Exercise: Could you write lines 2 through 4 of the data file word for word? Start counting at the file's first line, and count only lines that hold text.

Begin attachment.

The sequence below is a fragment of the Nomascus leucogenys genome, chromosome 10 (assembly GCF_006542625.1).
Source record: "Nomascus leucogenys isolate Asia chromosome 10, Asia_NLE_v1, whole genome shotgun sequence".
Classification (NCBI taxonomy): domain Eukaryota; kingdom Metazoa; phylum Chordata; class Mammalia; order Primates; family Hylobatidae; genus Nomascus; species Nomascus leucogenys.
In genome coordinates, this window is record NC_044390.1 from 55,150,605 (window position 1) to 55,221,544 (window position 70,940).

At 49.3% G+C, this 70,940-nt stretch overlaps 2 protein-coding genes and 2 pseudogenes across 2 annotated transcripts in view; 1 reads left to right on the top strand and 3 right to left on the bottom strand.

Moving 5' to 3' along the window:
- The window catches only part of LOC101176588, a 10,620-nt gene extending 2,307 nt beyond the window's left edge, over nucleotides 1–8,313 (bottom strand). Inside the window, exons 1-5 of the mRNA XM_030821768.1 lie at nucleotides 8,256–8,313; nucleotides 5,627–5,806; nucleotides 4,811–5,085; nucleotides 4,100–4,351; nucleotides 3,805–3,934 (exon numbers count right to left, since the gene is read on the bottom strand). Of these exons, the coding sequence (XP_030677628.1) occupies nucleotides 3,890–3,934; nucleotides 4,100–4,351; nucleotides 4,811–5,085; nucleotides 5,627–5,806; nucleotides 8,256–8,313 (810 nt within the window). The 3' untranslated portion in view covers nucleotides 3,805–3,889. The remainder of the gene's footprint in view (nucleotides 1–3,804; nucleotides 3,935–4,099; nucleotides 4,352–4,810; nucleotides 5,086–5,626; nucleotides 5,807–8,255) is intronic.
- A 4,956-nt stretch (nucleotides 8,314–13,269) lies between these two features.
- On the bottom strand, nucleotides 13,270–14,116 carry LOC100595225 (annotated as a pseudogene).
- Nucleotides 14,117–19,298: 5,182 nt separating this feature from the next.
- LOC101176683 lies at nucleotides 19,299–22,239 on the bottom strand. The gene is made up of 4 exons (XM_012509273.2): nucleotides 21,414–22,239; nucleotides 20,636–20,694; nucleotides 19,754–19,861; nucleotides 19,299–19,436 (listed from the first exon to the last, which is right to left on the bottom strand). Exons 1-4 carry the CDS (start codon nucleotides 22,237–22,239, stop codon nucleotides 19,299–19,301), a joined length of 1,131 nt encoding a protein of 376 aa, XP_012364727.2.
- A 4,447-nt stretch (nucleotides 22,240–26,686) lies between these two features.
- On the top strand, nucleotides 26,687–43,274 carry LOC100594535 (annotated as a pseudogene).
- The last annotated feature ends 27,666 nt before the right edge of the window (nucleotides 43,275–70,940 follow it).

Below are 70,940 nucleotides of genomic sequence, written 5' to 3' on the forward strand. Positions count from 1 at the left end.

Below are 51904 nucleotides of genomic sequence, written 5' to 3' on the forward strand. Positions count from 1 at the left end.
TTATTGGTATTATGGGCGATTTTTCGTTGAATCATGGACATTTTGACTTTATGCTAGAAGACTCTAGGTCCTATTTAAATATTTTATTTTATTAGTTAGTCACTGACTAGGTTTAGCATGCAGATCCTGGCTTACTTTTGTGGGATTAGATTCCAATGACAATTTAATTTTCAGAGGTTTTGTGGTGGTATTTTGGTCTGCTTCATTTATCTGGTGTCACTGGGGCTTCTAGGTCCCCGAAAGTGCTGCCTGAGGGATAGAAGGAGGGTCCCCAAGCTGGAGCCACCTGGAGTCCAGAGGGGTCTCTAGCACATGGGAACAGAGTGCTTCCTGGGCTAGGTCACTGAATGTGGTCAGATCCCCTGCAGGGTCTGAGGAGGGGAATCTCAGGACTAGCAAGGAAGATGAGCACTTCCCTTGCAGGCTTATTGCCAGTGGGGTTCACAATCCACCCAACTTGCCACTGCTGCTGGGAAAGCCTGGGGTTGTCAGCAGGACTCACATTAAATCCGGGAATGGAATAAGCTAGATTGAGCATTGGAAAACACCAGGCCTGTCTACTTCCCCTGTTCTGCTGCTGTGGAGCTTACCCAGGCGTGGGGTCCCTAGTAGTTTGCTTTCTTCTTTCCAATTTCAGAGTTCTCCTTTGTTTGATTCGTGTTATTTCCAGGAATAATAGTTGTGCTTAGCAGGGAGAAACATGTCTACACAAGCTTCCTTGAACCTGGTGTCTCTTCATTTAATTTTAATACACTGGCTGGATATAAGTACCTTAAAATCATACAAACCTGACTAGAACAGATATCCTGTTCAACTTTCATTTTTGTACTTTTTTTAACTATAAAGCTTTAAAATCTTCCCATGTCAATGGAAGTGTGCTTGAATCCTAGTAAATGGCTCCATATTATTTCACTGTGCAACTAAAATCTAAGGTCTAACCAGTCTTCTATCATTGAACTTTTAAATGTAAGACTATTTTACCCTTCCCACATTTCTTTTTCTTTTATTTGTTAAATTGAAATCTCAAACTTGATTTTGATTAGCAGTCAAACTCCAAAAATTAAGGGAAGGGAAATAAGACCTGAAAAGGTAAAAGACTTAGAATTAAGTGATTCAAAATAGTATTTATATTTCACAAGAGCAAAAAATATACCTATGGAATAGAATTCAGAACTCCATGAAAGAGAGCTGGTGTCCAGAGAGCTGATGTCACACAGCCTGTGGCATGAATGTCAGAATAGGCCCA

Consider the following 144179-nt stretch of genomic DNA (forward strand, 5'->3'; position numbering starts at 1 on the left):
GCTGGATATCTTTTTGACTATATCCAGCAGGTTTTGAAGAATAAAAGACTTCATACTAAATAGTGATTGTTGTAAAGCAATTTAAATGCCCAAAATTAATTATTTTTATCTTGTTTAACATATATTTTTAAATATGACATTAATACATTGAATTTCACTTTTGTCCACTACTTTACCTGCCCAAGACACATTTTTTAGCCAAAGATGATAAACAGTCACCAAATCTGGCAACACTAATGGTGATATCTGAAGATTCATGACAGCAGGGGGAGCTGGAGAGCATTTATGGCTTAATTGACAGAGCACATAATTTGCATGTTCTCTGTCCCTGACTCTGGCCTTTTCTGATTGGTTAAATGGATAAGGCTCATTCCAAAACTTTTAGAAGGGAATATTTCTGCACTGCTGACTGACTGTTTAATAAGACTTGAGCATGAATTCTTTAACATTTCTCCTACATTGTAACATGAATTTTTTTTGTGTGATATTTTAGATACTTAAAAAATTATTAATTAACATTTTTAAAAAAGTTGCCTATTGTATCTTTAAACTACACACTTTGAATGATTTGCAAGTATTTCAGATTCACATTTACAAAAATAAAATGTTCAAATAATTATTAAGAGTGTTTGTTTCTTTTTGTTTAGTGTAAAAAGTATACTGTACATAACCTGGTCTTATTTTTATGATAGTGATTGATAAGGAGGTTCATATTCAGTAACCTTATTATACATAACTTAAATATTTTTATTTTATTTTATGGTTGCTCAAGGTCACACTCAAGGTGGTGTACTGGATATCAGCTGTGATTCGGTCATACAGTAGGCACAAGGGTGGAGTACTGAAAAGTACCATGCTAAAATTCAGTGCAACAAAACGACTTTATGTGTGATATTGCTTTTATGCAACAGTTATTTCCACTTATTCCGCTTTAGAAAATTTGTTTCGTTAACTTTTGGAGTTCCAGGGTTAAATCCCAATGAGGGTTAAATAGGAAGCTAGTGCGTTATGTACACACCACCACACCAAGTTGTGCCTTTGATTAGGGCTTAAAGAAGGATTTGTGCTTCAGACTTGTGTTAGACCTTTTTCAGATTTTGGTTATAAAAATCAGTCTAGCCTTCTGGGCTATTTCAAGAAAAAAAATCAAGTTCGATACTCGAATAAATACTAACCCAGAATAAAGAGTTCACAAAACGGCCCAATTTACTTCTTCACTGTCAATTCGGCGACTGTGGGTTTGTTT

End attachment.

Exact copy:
Source record: "Nomascus leucogenys isolate Asia chromosome 10, Asia_NLE_v1, whole genome shotgun sequence".
Classification (NCBI taxonomy): domain Eukaryota; kingdom Metazoa; phylum Chordata; class Mammalia; order Primates; family Hylobatidae; genus Nomascus; species Nomascus leucogenys.
In genome coordinates, this window is record NC_044390.1 from 55,150,605 (window position 1) to 55,221,544 (window position 70,940).